Credit card cut up – Volunteers stand in a shopping mall with a pair of scissors and a sign offering a simple service: to put an end to extortionate interest rates and mounting debt with one considerate cut. Be careful though: in some first-world countries, carrying scissors in public can get you arrested as a “terrorist”.

Three weeks before Christmas seems to be perfect timing for this, but apart from a few liberal pockets of the western world (Berkeley, Greenwich Village, Brighton, Totnes, Freiburg perhaps) I can’t imagine anyone is going to notice – maybe in this credit crunch year it will have more resonance? or will the Chancellors exhortations for us all to spend our way out of recession underline the reality gap between consumerism and (non economic) well being?

While you are on the Adbusters site and taking out a subscription to the magazine (well I did) their view on the financial crisis is well worth reading as well…

The UK site for my “fellow activists” is here – it includes a scratchy FOE video (thanks to Polyp) which seems almost a throwback to the sixties – is it suddenly contemporary, ironic or just naive?:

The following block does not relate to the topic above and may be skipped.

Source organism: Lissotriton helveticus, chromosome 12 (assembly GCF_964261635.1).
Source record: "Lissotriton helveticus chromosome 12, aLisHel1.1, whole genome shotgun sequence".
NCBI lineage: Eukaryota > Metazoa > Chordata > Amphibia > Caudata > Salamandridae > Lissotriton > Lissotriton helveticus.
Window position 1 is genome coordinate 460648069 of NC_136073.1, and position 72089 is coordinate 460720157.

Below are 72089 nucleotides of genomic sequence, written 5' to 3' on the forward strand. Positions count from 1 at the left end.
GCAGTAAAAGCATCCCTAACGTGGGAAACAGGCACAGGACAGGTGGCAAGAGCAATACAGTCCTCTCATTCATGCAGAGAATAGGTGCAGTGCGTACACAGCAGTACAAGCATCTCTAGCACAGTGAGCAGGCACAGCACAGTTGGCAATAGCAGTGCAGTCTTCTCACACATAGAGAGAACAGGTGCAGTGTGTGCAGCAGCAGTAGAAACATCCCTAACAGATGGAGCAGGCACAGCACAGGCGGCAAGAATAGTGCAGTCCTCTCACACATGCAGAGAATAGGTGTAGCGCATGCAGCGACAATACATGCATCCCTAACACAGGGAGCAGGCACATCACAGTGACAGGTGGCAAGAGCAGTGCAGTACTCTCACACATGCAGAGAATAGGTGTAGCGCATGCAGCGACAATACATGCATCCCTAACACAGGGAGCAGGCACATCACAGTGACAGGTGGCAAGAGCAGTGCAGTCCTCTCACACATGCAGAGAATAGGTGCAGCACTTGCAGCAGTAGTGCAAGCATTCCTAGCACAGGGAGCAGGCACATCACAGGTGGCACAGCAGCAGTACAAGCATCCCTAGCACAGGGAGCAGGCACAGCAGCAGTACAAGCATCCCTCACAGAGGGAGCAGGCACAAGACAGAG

Who do you trust?

David Cushman, author of the “Power of the Network”, questions the role and usefulness of the focus group in his blog, Faster Future . Although the Scoble example is appropriate in a web/Twitter context it is David’s “Communities of Purpose” proposition, which ties in with some of the new thinking we are pushing in travel behaviour change, that is causing us to review the theories that back our work.

Key criteria for the communities of purpose in the example related in the blog:

  • The community self organized around something they care about.
  • The real community of purpose here, the real creators of value, were the ones who cared enough about the purpose to drop everything in real time, right now.